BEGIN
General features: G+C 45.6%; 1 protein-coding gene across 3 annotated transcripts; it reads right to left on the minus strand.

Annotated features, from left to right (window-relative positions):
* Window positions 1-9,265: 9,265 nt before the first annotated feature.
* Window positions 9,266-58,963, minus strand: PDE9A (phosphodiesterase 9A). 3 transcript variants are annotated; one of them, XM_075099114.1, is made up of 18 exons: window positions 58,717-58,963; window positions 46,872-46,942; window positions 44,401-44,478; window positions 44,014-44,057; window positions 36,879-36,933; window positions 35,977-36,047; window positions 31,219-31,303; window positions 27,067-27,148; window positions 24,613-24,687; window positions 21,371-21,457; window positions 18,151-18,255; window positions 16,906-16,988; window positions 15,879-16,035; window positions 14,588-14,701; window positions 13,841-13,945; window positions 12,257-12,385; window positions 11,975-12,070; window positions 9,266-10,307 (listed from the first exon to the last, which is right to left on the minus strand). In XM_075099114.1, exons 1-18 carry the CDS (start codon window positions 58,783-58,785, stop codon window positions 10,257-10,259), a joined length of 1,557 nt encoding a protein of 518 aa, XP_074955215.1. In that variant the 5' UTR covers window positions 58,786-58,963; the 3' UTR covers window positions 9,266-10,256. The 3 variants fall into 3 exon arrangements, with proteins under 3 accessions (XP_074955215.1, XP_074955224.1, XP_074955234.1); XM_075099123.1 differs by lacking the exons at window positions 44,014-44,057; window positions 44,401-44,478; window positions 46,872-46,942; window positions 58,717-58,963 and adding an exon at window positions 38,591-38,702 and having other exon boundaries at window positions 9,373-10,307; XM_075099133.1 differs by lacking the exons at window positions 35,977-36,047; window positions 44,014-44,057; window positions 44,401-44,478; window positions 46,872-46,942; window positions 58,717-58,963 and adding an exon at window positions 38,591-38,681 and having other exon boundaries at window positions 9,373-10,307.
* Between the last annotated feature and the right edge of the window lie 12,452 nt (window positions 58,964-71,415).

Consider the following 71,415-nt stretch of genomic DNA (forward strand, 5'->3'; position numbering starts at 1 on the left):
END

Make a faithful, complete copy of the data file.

General features: G+C 45.6%; 1 protein-coding gene across 3 annotated transcripts; it reads right to left on the minus strand.

Annotated features, from left to right (window-relative positions):
* Window positions 1-9,265: 9,265 nt before the first annotated feature.
* Window positions 9,266-58,963, minus strand: PDE9A (phosphodiesterase 9A). 3 transcript variants are annotated; one of them, XM_075099114.1, is made up of 18 exons: window positions 58,717-58,963; window positions 46,872-46,942; window positions 44,401-44,478; window positions 44,014-44,057; window positions 36,879-36,933; window positions 35,977-36,047; window positions 31,219-31,303; window positions 27,067-27,148; window positions 24,613-24,687; window positions 21,371-21,457; window positions 18,151-18,255; window positions 16,906-16,988; window positions 15,879-16,035; window positions 14,588-14,701; window positions 13,841-13,945; window positions 12,257-12,385; window positions 11,975-12,070; window positions 9,266-10,307 (listed from the first exon to the last, which is right to left on the minus strand). In XM_075099114.1, exons 1-18 carry the CDS (start codon window positions 58,783-58,785, stop codon window positions 10,257-10,259), a joined length of 1,557 nt encoding a protein of 518 aa, XP_074955215.1. In that variant the 5' UTR covers window positions 58,786-58,963; the 3' UTR covers window positions 9,266-10,256. The 3 variants fall into 3 exon arrangements, with proteins under 3 accessions (XP_074955215.1, XP_074955224.1, XP_074955234.1); XM_075099123.1 differs by lacking the exons at window positions 44,014-44,057; window positions 44,401-44,478; window positions 46,872-46,942; window positions 58,717-58,963 and adding an exon at window positions 38,591-38,702 and having other exon boundaries at window positions 9,373-10,307; XM_075099133.1 differs by lacking the exons at window positions 35,977-36,047; window positions 44,014-44,057; window positions 44,401-44,478; window positions 46,872-46,942; window positions 58,717-58,963 and adding an exon at window positions 38,591-38,681 and having other exon boundaries at window positions 9,373-10,307.
* Between the last annotated feature and the right edge of the window lie 12,452 nt (window positions 58,964-71,415).

Consider the following 71,415-nt stretch of genomic DNA (forward strand, 5'->3'; position numbering starts at 1 on the left):